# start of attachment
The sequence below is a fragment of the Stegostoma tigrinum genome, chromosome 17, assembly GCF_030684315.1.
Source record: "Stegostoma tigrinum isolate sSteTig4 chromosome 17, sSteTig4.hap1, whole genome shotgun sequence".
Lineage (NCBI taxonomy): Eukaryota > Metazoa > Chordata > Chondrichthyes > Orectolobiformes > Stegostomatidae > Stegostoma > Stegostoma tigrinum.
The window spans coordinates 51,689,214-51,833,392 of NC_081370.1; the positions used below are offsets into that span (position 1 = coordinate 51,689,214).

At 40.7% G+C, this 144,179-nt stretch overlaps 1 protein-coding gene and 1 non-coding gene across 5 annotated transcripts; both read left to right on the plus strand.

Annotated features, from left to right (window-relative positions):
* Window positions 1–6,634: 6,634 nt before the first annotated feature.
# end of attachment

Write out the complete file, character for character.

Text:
The sequence below is a fragment of the Stegostoma tigrinum genome, chromosome 17, assembly GCF_030684315.1.
Source record: "Stegostoma tigrinum isolate sSteTig4 chromosome 17, sSteTig4.hap1, whole genome shotgun sequence".
Lineage (NCBI taxonomy): Eukaryota > Metazoa > Chordata > Chondrichthyes > Orectolobiformes > Stegostomatidae > Stegostoma > Stegostoma tigrinum.
The window spans coordinates 51,689,214-51,833,392 of NC_081370.1; the positions used below are offsets into that span (position 1 = coordinate 51,689,214).

At 40.7% G+C, this 144,179-nt stretch overlaps 1 protein-coding gene and 1 non-coding gene across 5 annotated transcripts; both read left to right on the plus strand.

Annotated features, from left to right (window-relative positions):
* Window positions 1–6,634: 6,634 nt before the first annotated feature.